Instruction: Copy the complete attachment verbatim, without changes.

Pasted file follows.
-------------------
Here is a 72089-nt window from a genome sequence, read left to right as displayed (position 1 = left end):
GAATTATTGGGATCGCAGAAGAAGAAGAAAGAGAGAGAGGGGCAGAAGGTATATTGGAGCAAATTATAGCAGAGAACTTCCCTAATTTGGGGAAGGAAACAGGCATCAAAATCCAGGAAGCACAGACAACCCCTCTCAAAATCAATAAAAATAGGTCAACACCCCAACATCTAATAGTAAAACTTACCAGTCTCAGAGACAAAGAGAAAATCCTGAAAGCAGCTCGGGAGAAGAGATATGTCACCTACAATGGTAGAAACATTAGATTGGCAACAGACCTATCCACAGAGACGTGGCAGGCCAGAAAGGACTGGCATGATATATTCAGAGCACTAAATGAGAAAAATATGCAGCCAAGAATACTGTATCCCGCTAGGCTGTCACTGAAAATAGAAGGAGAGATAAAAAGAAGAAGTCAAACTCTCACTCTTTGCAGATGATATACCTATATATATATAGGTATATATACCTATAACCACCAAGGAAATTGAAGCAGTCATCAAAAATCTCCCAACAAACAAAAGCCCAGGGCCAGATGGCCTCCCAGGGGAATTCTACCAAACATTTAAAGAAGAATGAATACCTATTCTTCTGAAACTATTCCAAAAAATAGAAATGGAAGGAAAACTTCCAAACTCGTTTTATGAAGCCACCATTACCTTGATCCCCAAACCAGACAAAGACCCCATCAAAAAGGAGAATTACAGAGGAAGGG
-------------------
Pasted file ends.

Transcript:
Here is a 72089-nt window from a genome sequence, read left to right as displayed (position 1 = left end):
GAATTATTGGGATCGCAGAAGAAGAAGAAAGAGAGAGAGGGGCAGAAGGTATATTGGAGCAAATTATAGCAGAGAACTTCCCTAATTTGGGGAAGGAAACAGGCATCAAAATCCAGGAAGCACAGACAACCCCTCTCAAAATCAATAAAAATAGGTCAACACCCCAACATCTAATAGTAAAACTTACCAGTCTCAGAGACAAAGAGAAAATCCTGAAAGCAGCTCGGGAGAAGAGATATGTCACCTACAATGGTAGAAACATTAGATTGGCAACAGACCTATCCACAGAGACGTGGCAGGCCAGAAAGGACTGGCATGATATATTCAGAGCACTAAATGAGAAAAATATGCAGCCAAGAATACTGTATCCCGCTAGGCTGTCACTGAAAATAGAAGGAGAGATAAAAAGAAGAAGTCAAACTCTCACTCTTTGCAGATGATATACCTATATATATATAGGTATATATACCTATAACCACCAAGGAAATTGAAGCAGTCATCAAAAATCTCCCAACAAACAAAAGCCCAGGGCCAGATGGCCTCCCAGGGGAATTCTACCAAACATTTAAAGAAGAATGAATACCTATTCTTCTGAAACTATTCCAAAAAATAGAAATGGAAGGAAAACTTCCAAACTCGTTTTATGAAGCCACCATTACCTTGATCCCCAAACCAGACAAAGACCCCATCAAAAAGGAGAATTACAGAGGAAGGG